Friday, November 16, 2018

Gacad: The challenge of illegal small-scale mining

Ziggy Zaggy

THE recent pronouncements on illegal small-scale mining and quarrying as a result of the recent tragedies in the Cordilleras and Naga City in Cebu due to Typhoon Ompong and the rainy weather have drawn mixed reactions from the public. The ban on quarrying in the country has since been lifted. The ban remains in effect only in the province of Cebu. Why so? Because a total ban will not cut it. Prices of quarry and aggregate materials all over will soar considerably. Such will affect the construction sector. In fact, a ban on quarrying will have a very negative effect on the cement manufacturing industry. Raw materials for cement production are quarry materials. Without quarries, we cannot produce the volume of raw materials needed to manufacture cement. Without cement, what happens to "Build, build, build?" Maybe we can import cement? Yes, we can do that. But the low price of imported cement will only last while there is a surplus abroad. How long will that surplus last? As it is, importation is not sustainable and in the long run may mean higher prices of cement.

The landslide in Itogon, Benguet has resulted to an announced suspension of illegal small-scale mining (ssm) operations, including the cancellation of previously issued Temporary Small Scale Mining Contracts. Now come the National Task Force Mining Challenge (NTFMC). The task force will implement the order of suspension and monitor that ssm operations are put to a halt. The "small" miners are crying foul and are appealing the decision. However, for now, the order stands and in the next few days, the NTFMC will proceed to ssm areas and make sure that no illegal ssm activities are in operation. The objective here is to prevent further loss of life from illegal, unregulated and unsystematic mining. Again the question is - for how long? Is this sustainable? How much will government spend for the enforcement officers to ensure a long-term stop to those illegally involved in the trade? Accordingly, the people that were operating the blasted adits in Kias, Baguio City sometime in February of this year have gone back to their old working places when the enforcers already left the area. Can government afford to assign enforcers in ALL ssm areas in the Cordillera 24/7, 365 days year in and year out? Practicality? Sustainability?

As I have previously written, "guarding" the ssm operators to prevent them from operating illegally will be a total failure. What will work is to make sure that ssm operators do not have access to explosives. The use of explosives in ssm activities is not allowed by existing regulations. Therefore, explosives and its accessories should not even be found in ssm areas.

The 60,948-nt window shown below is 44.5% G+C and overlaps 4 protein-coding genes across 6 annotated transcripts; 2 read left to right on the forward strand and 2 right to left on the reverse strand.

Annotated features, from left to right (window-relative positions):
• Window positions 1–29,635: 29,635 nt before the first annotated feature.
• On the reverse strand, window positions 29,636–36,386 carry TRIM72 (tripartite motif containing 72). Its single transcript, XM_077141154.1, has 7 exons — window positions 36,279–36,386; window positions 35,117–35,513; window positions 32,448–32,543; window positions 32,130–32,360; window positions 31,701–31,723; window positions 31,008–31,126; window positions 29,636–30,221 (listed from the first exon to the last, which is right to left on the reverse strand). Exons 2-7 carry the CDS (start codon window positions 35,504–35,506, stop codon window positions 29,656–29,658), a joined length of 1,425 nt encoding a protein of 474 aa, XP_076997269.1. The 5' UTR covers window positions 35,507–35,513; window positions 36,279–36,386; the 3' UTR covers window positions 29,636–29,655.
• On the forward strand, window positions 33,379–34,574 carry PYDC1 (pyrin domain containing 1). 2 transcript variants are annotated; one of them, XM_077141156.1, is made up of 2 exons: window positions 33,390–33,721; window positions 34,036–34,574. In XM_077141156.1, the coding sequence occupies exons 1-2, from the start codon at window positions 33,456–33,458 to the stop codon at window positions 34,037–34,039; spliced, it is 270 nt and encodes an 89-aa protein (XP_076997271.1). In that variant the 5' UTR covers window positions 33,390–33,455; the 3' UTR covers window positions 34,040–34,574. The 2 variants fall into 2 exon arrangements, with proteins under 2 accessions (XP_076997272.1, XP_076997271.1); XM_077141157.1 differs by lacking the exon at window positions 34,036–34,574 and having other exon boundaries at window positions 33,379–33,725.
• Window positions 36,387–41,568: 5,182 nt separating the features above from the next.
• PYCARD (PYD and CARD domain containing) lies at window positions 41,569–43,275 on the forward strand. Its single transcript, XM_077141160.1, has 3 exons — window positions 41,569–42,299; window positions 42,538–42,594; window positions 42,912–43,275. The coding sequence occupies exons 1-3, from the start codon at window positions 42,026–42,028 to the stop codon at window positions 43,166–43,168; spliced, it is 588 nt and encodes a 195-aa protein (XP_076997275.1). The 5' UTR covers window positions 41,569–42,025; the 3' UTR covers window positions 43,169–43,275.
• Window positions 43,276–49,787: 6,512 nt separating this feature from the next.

For as long as the small-scale miner has access to explosives, the small-scale miner will be able to produce a considerable volume of ore. The large ore volume will then undergo mineral processing to obtain the gold values. Mineral processing large ore volumes requires large volumes of chemicals also. Without the volume, the small scale miner will not earn as much. Without the ore volume, the small scale miner will not spend 24/7 in the ssm area. Without the ore volume, the small scale miner will not use illegally sourced chemicals for the mineral processing to recover the values. Without the ore volume, the population of ssm operators will drastically reduce.

As such, the number of small-scale miners exposed to geologic hazards, unsanitary working conditions and dangerous locations will considerably decrease. Eliminating explosives use in ssm operations will reduce the volume of ore available. Eliminating explosives use in ssm operations will reduce the use of chemicals that may pollute the environment. Eliminating explosives use in ssm operations will reduce the population of illegal small scale miners, and thus, reduce the number of small scale miners exposed to dangerous locations. In short, eliminating explosives use in ssm operations WILL save more lives!

The question beckons - who is listening? Your guess is as good as mine!

"Let us never forget that government is ourselves and not an alien power over us. The ultimate rulers of our democracy are not a President and senators and congressmen and government officials, but the voters of this country." ~ Franklin D. Roosevelt

"The care of human life and happiness, and not their destruction, is the first and only object of good government." ~ Thomas Jefferson

"Governing a great nation is like cooking a small fish - too much handling will spoil it." ~ Lao Tzu


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